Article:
O Divine Mother, send thy holy Angels and Archangels to defend me and to drive far away from me the cruel enemy.
Holy Angels and Archangels, defend us and keep us. (This prayer should be committed to memory. We did nearly four years ago.)
We got back at the chapel parking lot a little after 6:15 p.m., grateful that the accident was not worse than it was, grateful that we got struck where we did and that we did not get stranded far from the chapel, grateful to His Excellency for letting us stay in the parking lot although every bit of space is needed for parking on Holy Days of Obligation and on Sundays. What a day, one that had begun at 4:30 a.m., and would not end for me until around 12:30 a.m. on the Feast of the Immaculate Conception as I continued to work on Pure, Unadulterated Americanism late into the evening on Friday night until past Midnight Saturday, December 8, 2007. What a day. It is better this than Purgatory--or worse!
We had a most lovely day on the Feast of the Immaculate Conception of the Blessed Virgin Mary. Holy Mass at Our Lady of the Rosary Chapel was beautiful. And we had a pleasant time visiting with our friends the Colgans. Spencer Colgan, my former student from twenty-two years ago, told me that he had viewed a 1986 lecture that I had given at Our Lady of Mercy School in Hicksville, New York on May 12 of that year, just before I was nominated to run for lieutenant governor on the Right to Life Party line. I was surprised that the VHS tape was still viewable after twenty-one years. Oh, yes, I referred favorably to Karol Wojtyla/John Paul II, thinking that he was a friend of the cause of the Catholicization of the world, which he was not, as I began to realize with the passage of years. What Spencer found interesting was that I looked in that presentation the way that he remembered me from my teaching days at Saint Francis College (hirsute, both with a red beard and relatively thick hair on the top of my head, quite thin).
The years do make a difference in one's appearance--and in one's outlook if one is open to receiving the direction others have to offer him and then open to cooperating with the Heavenly grace sent to accept that direction. Many people, including some present in the audience on May 12, 1986, thought that I would never "get it" insofar as the state of apostasy was concerned. These people were remonstrating with me, thinking that I was a "hopeless" case. I listened, though. I wasn't willing to accept what they had to say at the time. It took me nearly two decades to say, "Oops! Those folks were right all along!"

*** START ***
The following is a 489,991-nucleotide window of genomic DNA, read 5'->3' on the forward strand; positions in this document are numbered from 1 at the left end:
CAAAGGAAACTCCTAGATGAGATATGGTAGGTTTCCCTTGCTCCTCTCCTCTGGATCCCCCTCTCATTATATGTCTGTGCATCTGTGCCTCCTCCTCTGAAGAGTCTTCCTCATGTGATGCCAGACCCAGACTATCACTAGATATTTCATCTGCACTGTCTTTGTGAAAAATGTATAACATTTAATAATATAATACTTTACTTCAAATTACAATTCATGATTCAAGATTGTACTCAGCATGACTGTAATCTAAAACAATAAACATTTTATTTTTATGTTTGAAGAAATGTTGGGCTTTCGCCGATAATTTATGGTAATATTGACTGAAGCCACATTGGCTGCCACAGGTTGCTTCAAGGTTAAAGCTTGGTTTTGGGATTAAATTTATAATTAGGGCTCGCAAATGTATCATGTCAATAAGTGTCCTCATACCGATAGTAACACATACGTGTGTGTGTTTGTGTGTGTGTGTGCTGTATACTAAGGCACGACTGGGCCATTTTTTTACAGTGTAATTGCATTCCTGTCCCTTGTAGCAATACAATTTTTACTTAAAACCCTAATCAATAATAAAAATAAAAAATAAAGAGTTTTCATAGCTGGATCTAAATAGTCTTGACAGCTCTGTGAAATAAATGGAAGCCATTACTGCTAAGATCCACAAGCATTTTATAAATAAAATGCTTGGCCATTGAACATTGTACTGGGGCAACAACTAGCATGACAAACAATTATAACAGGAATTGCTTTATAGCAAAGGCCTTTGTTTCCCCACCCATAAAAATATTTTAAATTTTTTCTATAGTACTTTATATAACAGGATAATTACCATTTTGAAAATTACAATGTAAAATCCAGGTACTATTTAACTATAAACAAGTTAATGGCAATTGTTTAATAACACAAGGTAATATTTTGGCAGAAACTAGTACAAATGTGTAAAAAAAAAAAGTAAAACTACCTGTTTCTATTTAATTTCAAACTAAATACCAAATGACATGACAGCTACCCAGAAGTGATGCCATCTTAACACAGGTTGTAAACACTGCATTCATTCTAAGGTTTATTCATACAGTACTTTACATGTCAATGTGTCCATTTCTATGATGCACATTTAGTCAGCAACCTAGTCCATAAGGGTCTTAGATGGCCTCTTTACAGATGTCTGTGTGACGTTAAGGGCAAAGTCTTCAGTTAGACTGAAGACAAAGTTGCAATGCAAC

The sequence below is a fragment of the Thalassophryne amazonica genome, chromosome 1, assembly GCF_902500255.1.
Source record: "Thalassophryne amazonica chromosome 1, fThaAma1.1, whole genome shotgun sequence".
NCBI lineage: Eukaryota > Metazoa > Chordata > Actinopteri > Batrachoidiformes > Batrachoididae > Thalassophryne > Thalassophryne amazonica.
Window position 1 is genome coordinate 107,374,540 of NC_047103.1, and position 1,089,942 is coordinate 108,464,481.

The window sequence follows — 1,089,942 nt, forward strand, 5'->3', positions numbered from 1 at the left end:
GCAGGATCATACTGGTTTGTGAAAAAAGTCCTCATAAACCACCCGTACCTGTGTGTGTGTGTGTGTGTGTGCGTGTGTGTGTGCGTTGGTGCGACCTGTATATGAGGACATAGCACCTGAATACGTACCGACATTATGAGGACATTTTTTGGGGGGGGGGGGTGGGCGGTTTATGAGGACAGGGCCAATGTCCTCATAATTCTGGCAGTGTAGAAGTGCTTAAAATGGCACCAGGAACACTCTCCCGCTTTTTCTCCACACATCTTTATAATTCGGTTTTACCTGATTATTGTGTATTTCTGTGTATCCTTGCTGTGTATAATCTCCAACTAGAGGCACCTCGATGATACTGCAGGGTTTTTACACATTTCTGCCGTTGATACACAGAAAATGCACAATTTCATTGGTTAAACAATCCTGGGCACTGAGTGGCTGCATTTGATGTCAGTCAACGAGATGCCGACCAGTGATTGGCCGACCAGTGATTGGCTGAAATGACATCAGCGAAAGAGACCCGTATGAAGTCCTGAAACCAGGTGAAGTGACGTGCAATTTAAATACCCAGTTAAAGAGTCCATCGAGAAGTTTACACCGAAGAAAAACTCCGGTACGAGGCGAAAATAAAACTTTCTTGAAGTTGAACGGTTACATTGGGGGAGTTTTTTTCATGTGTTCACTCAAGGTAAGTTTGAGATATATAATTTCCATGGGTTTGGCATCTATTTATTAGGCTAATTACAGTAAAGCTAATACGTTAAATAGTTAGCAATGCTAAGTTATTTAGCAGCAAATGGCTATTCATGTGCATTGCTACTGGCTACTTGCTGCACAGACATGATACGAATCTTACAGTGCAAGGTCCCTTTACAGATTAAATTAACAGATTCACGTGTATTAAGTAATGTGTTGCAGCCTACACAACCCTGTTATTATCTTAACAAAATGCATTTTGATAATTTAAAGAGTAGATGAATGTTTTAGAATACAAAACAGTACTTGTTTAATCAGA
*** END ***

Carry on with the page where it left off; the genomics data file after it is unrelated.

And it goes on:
Our Lady provided us a nice little temporal treat on her glorious feast day. We had learned a few weeks on Tuesday, November 13, 2007, that a Mitchell's Fish Market would be opening in Stamford, Connecticut, on the Feast of Our Lady's Immaculate Conception. This brought a tear to my eye as to think of the tenderness of Our Lord's great mercy to us, that He attends to the little details of even our temporal lives, granting us little consolations in things that would mean absolutely nothing to anyone else but else. That is how personally He loves us. His Excellency Bishop Daniel L. Dolan put it this way in a very touching note:
Now, the French would call that exquisite "delicatesse" on our Lord's
part, which is thoughtfulness, plus. Sort of like the time poor St.
John of the Cross was fleeing from some shady Shod Carmelites, and
perishing from very hunger. What should appear on a rock, but his
very favorite dish in all the world, asparagus? Our Lord is like
that, probably one of the very many charming human traits He
inherited from His Blessed Mother.
The Colgans, who had joined us at Mitchell's in West Chester, Ohio, on August 4 and 5, 2007, and then in Tampa, Florida, on August 17, 2007, joined us in Stamford for the opening day of the new Mitchell's. Although I passed on the most delectable seven-layer carrot cake available anywhere, I did break my diet just wee bit on the great feast day of Our Lady's Immaculate Conception to have two or three pieces of fried calamari, suffering no ill effects on the bathroom scale the next morning. One of the staff present that first day was a hostess who had recognized us from Tampa. What a small world. We were very grateful for such a nice treat on such a glorious feast day after such a truly trying, penitential week.